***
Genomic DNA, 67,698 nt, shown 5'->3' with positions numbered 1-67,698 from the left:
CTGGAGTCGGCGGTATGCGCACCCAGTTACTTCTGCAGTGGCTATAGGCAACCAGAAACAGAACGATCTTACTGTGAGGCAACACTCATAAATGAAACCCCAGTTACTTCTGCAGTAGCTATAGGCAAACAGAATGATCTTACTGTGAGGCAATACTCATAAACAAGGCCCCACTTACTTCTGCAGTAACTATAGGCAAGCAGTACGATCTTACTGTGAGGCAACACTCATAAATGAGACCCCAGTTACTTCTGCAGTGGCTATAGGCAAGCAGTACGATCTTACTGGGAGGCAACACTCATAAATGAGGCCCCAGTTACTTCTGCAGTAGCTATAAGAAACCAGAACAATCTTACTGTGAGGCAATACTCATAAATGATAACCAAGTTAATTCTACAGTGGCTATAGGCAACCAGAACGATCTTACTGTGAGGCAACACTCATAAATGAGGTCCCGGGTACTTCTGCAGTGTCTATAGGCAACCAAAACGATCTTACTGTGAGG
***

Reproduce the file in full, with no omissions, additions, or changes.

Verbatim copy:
Genomic DNA, 67,698 nt, shown 5'->3' with positions numbered 1-67,698 from the left:
CTGGAGTCGGCGGTATGCGCACCCAGTTACTTCTGCAGTGGCTATAGGCAACCAGAAACAGAACGATCTTACTGTGAGGCAACACTCATAAATGAAACCCCAGTTACTTCTGCAGTAGCTATAGGCAAACAGAATGATCTTACTGTGAGGCAATACTCATAAACAAGGCCCCACTTACTTCTGCAGTAACTATAGGCAAGCAGTACGATCTTACTGTGAGGCAACACTCATAAATGAGACCCCAGTTACTTCTGCAGTGGCTATAGGCAAGCAGTACGATCTTACTGGGAGGCAACACTCATAAATGAGGCCCCAGTTACTTCTGCAGTAGCTATAAGAAACCAGAACAATCTTACTGTGAGGCAATACTCATAAATGATAACCAAGTTAATTCTACAGTGGCTATAGGCAACCAGAACGATCTTACTGTGAGGCAACACTCATAAATGAGGTCCCGGGTACTTCTGCAGTGTCTATAGGCAACCAAAACGATCTTACTGTGAGG